• This bill largely hews to the model adopted in the non-California comprehensive privacy laws, most importantly by not including a private right of action. Notably, it would require companies to recognize opt-out preference signals by January 2026 and perform data protection assessments for data processing activities that "present a heightened risk of harm" to consumers. It also features applicability thresholds slightly broader than those seen in other states' privacy laws. For example, in addition to the familiar threshold related to amount of personal information processed, the bill would apply to companies that do business in Pennsylvania and have annual gross revenues exceeding $10 million, as well as any company that derives at least 50% of its revenue from sales of personal information (regardless of the amount of personal information that the company processes).
  • The Maryland Senate and House passed SB 541 and HB 567 on March 14 and March 16, respectively. The House Economic Matters Committee is now reviewing SB 541, while the Senate Finance Committee reviews HB 567 (with a hearing scheduled for March 21).

Committee Approvals

  • The Vermont House Committee on Commerce and Economic Development approved H. 121 on March 15 and subsequently referred it to the House Committee on Judiciary, which held a hearing on the bill on March 20.
    • Many in the privacy community are closely watching this bill as it contains a private right of action.
  • The Minnesota House Judiciary Finance and Civil Law Committee approved the Minnesota Consumer Data Privacy Act (HF 2309) on March 7 and the State and Local Government Finance and Policy Committee approved the bill on March 14. The bill now sits with the House Ways and Means Committee.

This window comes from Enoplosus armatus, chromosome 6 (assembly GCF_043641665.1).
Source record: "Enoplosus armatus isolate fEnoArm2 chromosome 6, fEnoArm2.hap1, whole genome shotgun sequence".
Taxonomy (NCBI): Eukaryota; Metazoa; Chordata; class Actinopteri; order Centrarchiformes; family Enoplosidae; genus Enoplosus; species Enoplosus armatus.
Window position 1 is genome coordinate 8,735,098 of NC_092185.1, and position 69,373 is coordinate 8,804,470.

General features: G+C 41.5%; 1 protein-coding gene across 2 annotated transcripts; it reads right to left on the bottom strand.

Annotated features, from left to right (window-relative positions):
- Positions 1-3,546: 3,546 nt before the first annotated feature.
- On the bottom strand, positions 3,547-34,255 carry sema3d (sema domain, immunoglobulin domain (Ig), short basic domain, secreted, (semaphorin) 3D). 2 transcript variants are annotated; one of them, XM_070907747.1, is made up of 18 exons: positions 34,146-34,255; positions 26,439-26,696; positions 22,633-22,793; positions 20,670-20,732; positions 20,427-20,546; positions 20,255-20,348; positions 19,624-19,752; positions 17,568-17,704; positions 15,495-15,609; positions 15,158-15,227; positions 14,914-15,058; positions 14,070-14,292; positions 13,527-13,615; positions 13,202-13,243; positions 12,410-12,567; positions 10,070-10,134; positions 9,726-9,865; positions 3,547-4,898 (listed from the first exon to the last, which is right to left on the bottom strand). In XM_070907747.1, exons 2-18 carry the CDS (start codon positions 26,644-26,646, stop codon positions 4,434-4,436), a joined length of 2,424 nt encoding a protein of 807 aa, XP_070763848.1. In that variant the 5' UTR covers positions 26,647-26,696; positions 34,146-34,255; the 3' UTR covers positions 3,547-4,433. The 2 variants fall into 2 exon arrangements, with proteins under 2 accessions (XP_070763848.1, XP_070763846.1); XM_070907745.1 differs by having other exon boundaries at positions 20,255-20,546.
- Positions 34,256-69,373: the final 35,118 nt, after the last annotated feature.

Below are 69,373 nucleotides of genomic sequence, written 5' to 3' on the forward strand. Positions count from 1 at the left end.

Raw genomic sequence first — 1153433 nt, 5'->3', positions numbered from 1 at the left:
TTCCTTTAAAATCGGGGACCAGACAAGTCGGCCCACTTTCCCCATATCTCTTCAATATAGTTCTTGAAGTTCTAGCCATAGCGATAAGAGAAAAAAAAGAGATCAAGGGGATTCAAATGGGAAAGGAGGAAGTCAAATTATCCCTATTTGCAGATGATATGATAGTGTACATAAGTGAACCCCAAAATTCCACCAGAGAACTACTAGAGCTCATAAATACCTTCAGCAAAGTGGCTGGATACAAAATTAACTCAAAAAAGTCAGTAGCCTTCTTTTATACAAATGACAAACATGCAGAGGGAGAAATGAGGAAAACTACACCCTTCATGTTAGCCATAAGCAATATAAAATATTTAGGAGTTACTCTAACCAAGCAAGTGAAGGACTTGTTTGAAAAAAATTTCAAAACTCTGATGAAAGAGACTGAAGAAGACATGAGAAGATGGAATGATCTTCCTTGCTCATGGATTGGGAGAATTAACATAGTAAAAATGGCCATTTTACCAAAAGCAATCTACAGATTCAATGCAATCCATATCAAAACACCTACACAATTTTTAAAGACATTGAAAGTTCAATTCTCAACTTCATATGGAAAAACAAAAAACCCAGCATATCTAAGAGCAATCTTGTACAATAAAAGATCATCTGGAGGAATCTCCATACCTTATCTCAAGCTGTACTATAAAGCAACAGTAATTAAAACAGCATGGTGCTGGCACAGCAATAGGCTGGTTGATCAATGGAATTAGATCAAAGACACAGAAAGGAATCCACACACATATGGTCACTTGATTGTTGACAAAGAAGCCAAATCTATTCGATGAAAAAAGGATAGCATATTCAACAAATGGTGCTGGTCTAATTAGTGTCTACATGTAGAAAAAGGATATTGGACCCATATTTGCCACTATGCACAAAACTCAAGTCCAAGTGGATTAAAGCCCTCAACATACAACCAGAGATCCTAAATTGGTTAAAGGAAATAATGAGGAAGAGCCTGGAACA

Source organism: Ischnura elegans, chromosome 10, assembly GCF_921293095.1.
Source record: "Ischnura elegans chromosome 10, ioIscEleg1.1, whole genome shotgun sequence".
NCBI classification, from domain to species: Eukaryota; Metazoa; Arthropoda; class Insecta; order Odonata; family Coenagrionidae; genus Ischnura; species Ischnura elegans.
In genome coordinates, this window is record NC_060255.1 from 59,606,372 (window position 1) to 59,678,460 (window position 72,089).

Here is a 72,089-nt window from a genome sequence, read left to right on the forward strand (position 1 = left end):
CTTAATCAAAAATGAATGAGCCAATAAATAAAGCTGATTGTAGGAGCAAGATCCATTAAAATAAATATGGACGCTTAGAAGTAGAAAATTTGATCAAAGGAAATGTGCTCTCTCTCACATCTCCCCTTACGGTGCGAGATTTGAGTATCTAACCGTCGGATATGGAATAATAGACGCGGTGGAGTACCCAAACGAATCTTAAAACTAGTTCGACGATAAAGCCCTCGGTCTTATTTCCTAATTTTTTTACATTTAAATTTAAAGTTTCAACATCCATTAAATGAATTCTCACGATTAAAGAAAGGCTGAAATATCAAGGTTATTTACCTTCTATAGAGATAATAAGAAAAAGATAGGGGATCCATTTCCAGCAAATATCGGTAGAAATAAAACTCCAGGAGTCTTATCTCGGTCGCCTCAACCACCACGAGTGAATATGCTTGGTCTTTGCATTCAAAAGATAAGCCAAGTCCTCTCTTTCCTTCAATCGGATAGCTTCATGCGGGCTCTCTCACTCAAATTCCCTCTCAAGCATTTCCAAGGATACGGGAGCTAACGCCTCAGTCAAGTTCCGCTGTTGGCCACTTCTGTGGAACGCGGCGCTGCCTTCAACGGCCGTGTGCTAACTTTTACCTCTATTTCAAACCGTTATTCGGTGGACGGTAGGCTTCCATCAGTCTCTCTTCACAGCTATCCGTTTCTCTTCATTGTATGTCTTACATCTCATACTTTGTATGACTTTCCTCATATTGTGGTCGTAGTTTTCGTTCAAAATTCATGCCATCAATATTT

• On the other side of the legislature, the Senate Commerce and Consumer Protection Committee passed SF 2915 (a companion to HF 2309) on March 7. The bill subsequently was referred to the Senate Judiciary and Public Safety Committee.

Committee Referrals

  • The Illinois Data Privacy and Protection Act (HB 3385), first introduced in February 2023, was assigned to the House Cybersecurity, Data Analytics, and IT Committee for further consideration on March 12.
  • Missouri SB 1501 was referred to the Senate Commerce, Consumer Protection, Energy and the Environment Committee on March 7.

Hearings, Meetings, and Work Sessions

  • Maine continued to align and coordinate its efforts toward a comprehensive privacy law through joint work sessions for its Data Privacy and Protection Act (LD 1977) and Maine Consumer Privacy Act (LD 1973/SP807) on March 14.

Bill Deaths

  • The West Virginia legislature adjourned on March 9 without passage of HB 5698 (which had passed the House) or HB 5112.

The content of this article is intended to provide a general guide to the subject matter. Specialist advice should be sought about your specific circumstances.

ARTICLE
27 March 2024

State Comprehensive Privacy Law Update – March 21, 2024

United States Privacy

Contributor

WilmerHale provides legal representation across a comprehensive range of practice areas critical to the success of its clients. With a staunch commitment to public service, the firm is a leader in pro bono representation. WilmerHale is 1,000 lawyers strong with 12 offices in the United States, Europe and Asia.